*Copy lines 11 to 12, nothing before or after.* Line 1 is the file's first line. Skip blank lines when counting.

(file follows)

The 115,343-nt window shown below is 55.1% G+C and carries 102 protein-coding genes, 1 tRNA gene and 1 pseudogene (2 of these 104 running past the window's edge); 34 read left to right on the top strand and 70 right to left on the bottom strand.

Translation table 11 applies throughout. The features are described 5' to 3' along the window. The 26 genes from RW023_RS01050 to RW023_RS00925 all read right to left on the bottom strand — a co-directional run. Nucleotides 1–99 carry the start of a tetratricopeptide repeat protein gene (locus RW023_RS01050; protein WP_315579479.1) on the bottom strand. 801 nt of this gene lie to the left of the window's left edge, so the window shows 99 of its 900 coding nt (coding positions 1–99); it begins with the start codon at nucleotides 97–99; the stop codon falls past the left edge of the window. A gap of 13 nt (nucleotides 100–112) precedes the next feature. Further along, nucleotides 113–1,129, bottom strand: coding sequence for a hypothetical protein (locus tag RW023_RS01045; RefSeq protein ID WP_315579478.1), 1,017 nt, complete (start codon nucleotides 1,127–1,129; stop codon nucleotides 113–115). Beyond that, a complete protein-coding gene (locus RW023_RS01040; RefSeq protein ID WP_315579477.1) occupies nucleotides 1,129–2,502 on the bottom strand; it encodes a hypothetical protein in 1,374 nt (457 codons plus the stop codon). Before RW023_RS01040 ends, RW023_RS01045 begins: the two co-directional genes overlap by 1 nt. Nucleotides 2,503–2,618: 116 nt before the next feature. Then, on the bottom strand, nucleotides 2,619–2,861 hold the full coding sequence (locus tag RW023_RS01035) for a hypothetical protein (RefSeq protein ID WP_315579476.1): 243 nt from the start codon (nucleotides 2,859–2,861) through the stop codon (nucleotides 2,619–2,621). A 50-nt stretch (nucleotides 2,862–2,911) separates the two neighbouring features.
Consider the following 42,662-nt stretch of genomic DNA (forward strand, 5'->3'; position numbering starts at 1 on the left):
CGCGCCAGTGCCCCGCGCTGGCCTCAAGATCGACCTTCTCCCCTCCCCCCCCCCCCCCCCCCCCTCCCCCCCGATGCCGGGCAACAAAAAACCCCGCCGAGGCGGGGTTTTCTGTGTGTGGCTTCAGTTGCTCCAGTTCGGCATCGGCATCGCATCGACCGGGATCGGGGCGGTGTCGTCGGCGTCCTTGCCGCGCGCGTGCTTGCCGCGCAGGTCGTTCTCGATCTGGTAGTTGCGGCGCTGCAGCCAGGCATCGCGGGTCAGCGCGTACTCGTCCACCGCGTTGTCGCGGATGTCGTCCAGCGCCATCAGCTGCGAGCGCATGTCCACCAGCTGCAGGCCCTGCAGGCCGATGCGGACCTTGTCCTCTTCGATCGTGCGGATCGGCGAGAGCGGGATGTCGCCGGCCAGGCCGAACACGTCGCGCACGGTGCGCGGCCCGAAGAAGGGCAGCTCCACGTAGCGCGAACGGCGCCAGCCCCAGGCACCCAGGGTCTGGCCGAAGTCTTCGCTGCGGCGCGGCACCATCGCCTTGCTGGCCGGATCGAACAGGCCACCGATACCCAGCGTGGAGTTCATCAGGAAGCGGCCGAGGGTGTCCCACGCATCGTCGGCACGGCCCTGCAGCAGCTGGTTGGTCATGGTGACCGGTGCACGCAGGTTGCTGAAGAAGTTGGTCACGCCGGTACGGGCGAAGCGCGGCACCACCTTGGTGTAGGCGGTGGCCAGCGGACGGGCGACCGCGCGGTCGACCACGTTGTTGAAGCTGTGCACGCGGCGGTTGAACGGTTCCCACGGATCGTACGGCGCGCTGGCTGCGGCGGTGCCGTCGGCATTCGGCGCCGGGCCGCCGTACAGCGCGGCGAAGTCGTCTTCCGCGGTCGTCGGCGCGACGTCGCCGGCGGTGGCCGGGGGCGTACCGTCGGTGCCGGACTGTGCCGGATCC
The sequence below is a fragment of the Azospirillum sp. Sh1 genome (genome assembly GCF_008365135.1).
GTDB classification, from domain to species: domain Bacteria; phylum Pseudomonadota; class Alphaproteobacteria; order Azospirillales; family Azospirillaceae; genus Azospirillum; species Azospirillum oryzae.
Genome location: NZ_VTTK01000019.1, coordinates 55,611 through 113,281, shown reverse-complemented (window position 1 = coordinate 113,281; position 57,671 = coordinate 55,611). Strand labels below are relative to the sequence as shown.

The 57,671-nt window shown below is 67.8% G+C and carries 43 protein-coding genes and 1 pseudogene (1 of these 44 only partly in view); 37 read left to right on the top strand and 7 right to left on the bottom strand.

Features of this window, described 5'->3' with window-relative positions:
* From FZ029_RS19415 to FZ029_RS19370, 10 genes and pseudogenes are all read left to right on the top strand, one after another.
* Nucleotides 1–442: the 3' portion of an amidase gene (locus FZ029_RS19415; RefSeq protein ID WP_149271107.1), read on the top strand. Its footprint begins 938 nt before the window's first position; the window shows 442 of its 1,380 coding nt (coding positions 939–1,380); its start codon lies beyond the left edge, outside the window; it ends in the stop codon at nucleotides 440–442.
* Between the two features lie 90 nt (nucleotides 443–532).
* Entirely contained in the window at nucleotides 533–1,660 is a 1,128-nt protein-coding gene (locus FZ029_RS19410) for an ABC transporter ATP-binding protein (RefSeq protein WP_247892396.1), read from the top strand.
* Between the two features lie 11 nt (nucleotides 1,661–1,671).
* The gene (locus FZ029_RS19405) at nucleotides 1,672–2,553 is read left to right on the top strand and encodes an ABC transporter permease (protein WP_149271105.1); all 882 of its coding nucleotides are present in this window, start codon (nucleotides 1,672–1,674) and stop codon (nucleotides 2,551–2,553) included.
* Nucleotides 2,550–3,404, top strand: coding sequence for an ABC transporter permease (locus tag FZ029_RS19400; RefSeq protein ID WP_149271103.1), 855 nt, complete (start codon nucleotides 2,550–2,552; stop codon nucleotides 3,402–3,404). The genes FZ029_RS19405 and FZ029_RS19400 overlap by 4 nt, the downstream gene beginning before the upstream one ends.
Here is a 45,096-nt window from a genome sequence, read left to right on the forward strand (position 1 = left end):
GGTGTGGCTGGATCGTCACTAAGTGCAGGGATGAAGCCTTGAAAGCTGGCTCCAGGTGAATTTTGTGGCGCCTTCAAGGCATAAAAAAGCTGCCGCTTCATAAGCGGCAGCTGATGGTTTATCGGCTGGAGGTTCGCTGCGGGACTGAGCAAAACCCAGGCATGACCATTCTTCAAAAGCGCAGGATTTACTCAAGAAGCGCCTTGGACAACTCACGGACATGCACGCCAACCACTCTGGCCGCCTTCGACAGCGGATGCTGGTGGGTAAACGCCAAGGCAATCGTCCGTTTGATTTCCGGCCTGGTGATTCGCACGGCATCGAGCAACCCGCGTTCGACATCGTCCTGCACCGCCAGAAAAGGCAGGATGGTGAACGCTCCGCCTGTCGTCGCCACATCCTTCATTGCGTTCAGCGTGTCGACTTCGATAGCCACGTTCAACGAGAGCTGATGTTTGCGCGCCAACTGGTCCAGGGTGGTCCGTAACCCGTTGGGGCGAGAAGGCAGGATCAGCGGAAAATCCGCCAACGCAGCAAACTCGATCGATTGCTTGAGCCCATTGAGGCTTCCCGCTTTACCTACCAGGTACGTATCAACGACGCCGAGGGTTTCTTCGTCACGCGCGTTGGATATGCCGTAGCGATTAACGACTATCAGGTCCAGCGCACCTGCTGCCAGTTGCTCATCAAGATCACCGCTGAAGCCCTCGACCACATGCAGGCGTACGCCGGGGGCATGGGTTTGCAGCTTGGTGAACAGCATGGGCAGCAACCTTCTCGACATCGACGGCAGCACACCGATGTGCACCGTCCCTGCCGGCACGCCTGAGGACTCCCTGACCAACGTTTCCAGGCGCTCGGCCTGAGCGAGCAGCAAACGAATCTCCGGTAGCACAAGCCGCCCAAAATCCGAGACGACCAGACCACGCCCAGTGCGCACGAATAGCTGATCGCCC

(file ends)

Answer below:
* Nucleotides 1–442: the 3' portion of an amidase gene (locus FZ029_RS19415; RefSeq protein ID WP_149271107.1), read on the top strand. Its footprint begins 938 nt before the window's first position; the window shows 442 of its 1,380 coding nt (coding positions 939–1,380); its start codon lies beyond the left edge, outside the window; it ends in the stop codon at nucleotides 440–442.
* Between the two features lie 90 nt (nucleotides 443–532).